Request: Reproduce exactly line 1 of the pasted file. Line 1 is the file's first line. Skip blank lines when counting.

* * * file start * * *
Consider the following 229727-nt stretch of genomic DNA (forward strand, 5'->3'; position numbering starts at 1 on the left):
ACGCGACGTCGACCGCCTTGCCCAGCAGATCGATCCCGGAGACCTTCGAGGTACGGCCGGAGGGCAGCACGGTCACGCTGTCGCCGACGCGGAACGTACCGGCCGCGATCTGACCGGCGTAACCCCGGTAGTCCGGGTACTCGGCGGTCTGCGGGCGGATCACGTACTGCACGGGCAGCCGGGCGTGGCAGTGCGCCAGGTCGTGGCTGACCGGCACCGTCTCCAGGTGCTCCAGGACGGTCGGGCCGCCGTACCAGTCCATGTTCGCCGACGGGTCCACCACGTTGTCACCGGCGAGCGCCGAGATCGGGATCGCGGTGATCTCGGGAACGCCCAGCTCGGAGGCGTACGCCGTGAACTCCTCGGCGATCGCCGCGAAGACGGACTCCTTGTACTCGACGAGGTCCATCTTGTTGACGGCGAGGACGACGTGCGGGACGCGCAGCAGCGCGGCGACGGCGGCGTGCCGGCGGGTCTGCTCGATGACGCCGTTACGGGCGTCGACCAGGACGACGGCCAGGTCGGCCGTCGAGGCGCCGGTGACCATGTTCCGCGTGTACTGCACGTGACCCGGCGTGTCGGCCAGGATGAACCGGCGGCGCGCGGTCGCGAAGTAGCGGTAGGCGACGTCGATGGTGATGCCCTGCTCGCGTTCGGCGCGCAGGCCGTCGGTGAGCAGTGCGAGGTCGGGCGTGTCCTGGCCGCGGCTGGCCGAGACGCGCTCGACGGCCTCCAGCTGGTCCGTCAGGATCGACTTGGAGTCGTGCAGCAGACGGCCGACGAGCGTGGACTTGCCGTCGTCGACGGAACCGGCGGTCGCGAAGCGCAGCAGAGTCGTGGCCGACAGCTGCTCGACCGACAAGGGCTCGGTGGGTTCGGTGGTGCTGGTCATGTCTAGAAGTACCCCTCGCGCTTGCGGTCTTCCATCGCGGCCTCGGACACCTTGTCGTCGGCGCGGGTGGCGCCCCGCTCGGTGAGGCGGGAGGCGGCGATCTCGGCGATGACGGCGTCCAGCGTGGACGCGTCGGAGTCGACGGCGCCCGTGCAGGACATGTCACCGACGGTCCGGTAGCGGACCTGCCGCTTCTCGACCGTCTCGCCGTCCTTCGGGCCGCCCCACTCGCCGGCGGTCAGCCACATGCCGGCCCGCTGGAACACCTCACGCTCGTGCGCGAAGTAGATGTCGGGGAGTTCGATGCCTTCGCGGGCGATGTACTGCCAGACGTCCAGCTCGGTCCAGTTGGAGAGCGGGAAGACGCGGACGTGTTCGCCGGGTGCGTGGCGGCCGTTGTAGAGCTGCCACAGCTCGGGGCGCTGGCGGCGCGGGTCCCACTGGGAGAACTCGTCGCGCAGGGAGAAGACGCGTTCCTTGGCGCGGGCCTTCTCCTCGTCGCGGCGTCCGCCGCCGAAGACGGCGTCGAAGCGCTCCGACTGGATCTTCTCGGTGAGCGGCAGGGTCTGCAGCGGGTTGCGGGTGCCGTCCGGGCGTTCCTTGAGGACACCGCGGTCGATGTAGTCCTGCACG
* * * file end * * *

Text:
Consider the following 229727-nt stretch of genomic DNA (forward strand, 5'->3'; position numbering starts at 1 on the left):